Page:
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UBC Theses and Dissertations

Modeling zero inflated count data Garden, Cheryl Ellen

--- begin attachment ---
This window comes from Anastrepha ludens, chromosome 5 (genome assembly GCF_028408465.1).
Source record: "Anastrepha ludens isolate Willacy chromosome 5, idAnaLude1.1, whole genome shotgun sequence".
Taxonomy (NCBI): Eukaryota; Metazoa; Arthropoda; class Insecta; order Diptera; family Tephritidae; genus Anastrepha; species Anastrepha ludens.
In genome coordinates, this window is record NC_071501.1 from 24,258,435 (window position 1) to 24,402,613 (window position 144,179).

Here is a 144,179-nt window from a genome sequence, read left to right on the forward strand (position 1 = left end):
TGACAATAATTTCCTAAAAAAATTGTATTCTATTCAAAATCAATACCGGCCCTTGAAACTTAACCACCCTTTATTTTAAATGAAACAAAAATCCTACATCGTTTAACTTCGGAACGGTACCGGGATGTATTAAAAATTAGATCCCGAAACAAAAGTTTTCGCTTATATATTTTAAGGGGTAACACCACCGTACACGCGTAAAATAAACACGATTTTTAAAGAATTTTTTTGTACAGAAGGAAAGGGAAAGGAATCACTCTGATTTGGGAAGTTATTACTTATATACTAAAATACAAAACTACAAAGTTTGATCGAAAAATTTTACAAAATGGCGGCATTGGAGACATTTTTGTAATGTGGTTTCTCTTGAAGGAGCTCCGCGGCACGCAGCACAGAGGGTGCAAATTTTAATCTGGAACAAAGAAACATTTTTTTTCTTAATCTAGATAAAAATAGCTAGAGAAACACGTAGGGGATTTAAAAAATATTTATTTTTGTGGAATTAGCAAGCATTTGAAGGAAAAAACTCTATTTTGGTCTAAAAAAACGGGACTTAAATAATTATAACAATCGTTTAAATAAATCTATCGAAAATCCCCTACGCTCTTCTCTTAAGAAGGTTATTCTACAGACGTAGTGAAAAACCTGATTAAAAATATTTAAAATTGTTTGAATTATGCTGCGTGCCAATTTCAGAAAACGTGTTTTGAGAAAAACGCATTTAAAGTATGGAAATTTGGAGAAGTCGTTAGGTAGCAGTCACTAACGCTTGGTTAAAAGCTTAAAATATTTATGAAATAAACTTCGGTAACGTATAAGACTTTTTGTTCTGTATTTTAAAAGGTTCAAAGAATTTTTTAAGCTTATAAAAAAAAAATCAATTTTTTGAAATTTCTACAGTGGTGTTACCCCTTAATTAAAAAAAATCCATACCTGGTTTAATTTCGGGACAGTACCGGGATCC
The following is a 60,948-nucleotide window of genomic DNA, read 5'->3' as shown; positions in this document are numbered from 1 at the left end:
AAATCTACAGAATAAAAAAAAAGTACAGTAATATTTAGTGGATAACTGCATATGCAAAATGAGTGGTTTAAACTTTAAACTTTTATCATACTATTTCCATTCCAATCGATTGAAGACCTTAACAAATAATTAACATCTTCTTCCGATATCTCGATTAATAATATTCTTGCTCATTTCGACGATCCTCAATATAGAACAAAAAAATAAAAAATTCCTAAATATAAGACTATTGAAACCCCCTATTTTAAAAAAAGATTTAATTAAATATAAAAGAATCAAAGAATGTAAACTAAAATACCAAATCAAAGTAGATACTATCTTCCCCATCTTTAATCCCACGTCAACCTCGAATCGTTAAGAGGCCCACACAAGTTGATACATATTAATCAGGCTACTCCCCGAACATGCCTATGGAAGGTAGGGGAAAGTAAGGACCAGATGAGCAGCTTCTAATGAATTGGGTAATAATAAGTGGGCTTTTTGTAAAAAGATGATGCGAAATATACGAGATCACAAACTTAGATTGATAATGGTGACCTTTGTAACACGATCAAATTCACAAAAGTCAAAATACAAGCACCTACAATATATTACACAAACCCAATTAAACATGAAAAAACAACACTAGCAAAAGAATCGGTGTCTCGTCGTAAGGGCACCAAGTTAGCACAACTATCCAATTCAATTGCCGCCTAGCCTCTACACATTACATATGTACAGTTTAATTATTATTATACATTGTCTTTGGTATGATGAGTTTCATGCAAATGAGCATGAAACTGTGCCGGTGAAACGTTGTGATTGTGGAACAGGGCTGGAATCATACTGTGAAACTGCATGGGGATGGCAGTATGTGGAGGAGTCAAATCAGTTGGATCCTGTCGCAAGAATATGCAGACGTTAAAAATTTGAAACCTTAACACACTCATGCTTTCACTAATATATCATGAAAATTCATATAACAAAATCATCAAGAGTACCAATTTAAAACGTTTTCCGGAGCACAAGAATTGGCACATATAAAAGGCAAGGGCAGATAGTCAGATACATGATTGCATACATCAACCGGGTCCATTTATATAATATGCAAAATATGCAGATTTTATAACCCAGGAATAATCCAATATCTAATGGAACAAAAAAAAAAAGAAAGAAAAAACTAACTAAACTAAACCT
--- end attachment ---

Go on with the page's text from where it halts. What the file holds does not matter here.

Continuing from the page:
A natural approach to analyzing the effect of covariates on a count response variable is to use a Poisson regression model. A complication is that the counts are often more variable than can be explained by a Poisson model. This problem, referred to as overdispersion, has received a great deal of attention in recent literature and a number of variations on the Poisson regression model have been developed. As such, statistical consultants are faced with the difficult task of identifying which of these alternative models is best suited to their particular application. In this thesis, two applications where the data exhibit overdispersion are investigated. In the first application, two treatments for chronic urinary tract infections are compared. The response variable represents the number of resistant strains of bacteria cultured from rectal swabs. In the second application, the number of units sold of a product are modeled as depending on two factors representing the day of the week and the store. Two alternative models that allow for overdispersion are used in both applications. The negative binomial regression model and the zero inflated Poisson regression model so named by Lambert (Lambert, 1992) provide improved fits. Further, the zero inflated Poisson regression model performs particularly well in the situation when the overdispersion is suspected to be due to a large number of zeroes occurring in the data. The zero inflated Poisson regression model allows one to both fit the data well and make some inference regarding the nature of the overdispersion present. This little known model may prove to be valuable as there exist a number of applications where observed overdispersion in a count response variable is clearly due to an inflated number of zeroes.

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